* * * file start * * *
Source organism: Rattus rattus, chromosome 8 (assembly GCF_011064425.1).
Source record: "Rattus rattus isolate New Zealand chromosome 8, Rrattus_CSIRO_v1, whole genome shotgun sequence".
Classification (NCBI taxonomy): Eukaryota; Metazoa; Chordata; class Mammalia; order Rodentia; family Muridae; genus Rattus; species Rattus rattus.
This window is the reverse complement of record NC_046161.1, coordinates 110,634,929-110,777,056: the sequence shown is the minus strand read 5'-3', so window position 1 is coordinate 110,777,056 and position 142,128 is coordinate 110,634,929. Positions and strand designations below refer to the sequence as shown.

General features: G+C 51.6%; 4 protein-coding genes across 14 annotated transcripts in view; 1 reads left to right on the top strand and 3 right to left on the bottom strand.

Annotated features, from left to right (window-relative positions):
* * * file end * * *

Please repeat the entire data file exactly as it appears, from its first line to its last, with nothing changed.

Source organism: Rattus rattus, chromosome 8 (assembly GCF_011064425.1).
Source record: "Rattus rattus isolate New Zealand chromosome 8, Rrattus_CSIRO_v1, whole genome shotgun sequence".
Classification (NCBI taxonomy): Eukaryota; Metazoa; Chordata; class Mammalia; order Rodentia; family Muridae; genus Rattus; species Rattus rattus.
This window is the reverse complement of record NC_046161.1, coordinates 110,634,929-110,777,056: the sequence shown is the minus strand read 5'-3', so window position 1 is coordinate 110,777,056 and position 142,128 is coordinate 110,634,929. Positions and strand designations below refer to the sequence as shown.

General features: G+C 51.6%; 4 protein-coding genes across 14 annotated transcripts in view; 1 reads left to right on the top strand and 3 right to left on the bottom strand.

Annotated features, from left to right (window-relative positions):